Listen out for these ten beautiful birdsongs
Found in woodland, scrub, parks and gardens alike, the chiffchaff’s song is the repeated call of its name: ‘chiff-chaff, chiff-chaff’. It’s one of the earliest migrant species to return from Africa, though some chiffchaffs now choose to overwinter here.
You are truly honoured to catch the distinctive call of the cuckoo. This all-too-scarce summer visitor arrives in April, lays its eggs then flies back to Africa just a couple of months later in June or July. The young follow as soon as they’re able in autumn.
Surely no bird is freer than the soaring, playful swift? The swift lives up to its name and its forked tail is unmistakable. Look and listen out for large groups wheeling – and screeching – overhead, particularly near older buildings such as churches (you'll have to wait till the end of April to hear this one - it's a summer migrant).
Its sublime, high-pitched song will lift you heavenward. Male skylarks can be spotted rising almost vertically and effortlessly hovering and singing from a great height. Their long, complicated, beautiful song-flights can last for up to an hour.
Look for them perched on hedgerows or on the top of bushes as they sing their heartfelt song, which sounds a bit like ‘a little bit of bread and no cheese’. The female builds a cup-shaped nest from grass and moss, laying between two and six eggs.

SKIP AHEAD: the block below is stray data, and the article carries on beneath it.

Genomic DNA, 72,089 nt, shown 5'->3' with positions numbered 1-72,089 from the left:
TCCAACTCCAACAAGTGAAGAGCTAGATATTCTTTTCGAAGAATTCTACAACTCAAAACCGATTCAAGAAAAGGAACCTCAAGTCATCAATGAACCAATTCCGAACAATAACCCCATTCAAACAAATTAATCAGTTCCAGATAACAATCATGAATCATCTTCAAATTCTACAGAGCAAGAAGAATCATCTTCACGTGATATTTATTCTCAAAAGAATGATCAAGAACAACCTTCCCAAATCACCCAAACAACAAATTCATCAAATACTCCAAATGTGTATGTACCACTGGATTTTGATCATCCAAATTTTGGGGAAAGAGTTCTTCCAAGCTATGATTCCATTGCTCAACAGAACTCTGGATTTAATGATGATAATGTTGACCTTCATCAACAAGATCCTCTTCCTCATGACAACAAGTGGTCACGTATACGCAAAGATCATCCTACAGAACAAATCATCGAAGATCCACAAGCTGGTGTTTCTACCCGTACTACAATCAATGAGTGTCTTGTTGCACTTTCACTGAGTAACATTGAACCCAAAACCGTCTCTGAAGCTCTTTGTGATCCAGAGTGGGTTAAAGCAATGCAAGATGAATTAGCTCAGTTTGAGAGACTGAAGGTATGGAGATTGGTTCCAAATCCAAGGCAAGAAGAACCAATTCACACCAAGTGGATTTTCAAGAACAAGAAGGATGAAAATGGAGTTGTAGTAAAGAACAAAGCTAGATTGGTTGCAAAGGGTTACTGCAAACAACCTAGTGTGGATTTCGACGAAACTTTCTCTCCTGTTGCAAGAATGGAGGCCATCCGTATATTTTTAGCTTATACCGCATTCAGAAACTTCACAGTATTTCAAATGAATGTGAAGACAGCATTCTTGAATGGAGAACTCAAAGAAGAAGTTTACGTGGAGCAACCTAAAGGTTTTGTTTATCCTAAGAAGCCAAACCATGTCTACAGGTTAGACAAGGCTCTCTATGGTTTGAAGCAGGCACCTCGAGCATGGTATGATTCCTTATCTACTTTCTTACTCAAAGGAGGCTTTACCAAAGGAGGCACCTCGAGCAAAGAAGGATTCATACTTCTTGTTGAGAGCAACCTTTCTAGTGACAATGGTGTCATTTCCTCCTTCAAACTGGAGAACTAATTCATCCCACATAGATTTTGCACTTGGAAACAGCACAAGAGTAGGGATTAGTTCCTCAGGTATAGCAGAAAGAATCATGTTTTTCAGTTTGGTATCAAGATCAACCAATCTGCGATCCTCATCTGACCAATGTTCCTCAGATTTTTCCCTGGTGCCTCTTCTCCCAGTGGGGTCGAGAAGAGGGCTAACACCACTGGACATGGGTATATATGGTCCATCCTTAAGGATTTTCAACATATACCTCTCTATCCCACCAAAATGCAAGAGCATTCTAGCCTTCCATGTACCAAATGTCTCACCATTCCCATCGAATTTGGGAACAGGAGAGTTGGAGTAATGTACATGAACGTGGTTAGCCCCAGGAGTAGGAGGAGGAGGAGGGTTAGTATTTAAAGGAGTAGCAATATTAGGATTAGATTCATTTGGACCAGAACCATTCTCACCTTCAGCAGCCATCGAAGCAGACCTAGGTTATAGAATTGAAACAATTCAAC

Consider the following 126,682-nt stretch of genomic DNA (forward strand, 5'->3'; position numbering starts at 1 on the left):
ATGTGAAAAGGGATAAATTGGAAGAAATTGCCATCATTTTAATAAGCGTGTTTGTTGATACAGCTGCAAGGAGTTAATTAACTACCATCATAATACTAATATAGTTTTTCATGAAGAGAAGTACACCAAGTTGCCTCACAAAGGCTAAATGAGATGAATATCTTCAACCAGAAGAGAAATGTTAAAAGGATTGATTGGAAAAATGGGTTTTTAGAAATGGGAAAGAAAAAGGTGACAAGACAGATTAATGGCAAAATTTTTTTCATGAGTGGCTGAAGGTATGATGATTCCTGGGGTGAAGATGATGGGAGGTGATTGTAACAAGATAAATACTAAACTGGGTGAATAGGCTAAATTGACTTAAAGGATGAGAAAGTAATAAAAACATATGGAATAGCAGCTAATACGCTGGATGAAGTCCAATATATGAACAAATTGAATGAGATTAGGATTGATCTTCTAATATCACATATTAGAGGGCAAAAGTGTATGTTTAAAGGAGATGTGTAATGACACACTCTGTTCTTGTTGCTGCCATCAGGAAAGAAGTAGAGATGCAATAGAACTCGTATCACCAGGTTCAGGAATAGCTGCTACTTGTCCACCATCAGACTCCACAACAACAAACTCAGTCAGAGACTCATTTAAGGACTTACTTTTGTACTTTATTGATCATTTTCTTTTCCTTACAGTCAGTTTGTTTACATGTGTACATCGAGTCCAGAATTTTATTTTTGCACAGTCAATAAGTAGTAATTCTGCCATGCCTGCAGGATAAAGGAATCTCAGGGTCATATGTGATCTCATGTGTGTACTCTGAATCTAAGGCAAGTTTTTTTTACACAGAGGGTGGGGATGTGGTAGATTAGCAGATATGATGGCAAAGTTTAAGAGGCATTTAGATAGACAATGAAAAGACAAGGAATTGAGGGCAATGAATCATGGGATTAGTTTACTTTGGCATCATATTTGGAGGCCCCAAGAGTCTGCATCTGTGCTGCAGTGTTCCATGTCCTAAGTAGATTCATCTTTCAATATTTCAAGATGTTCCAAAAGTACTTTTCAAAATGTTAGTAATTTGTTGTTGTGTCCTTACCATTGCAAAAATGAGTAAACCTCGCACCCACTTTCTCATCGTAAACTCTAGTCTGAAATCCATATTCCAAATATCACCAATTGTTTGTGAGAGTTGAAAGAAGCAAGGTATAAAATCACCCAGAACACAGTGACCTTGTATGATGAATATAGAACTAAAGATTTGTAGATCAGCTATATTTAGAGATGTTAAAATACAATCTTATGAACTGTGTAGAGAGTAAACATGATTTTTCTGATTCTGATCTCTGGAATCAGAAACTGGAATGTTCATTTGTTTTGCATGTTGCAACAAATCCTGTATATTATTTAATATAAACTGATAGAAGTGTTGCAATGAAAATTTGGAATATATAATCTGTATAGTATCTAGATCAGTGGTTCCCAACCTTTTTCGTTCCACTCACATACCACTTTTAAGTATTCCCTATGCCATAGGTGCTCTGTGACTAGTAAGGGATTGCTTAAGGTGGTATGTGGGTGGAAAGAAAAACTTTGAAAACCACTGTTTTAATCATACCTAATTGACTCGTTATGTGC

There’s no mistaking the fast-paced, jangly call of a corn bunting. Male corn buntings are often seen perched on top of bushes singing loudly. One male may mate with up to 18 different females in a season, while the female incubates the eggs.
The beautifully melodic blackbird is a true songster. One of our most familiar thrushes, it is common in gardens, parks and woodland. Blackbirds are especially fond of feeding on lawns and can be seen with their heads cocked to one side, listening for earthworms.
Listen out for the loud, rasping chatter of a flock of rooks. Rooks are large crows that make big nests in the top of trees and gather in large ‘rookeries’. They often nest in villages and graveyards, but are also birds of farmland and grassland.
The mistle thrush boasts a crystal-clear, tuneful whistle. It is a common visitor to parks and gardens, woodland and scrub. The birds enjoy mistletoe berries and, once it has found a berry-laden tree, will guard it from would-be thieves.
A wood-pigeon’s soft, rhythmic cooing is always soothing. Our largest and most common pigeon, the woodpigeon is a familiar bird of gardens, parks, woodland and farmland. Its husky ‘hoo-hroo’ call is a well-known sound of the country.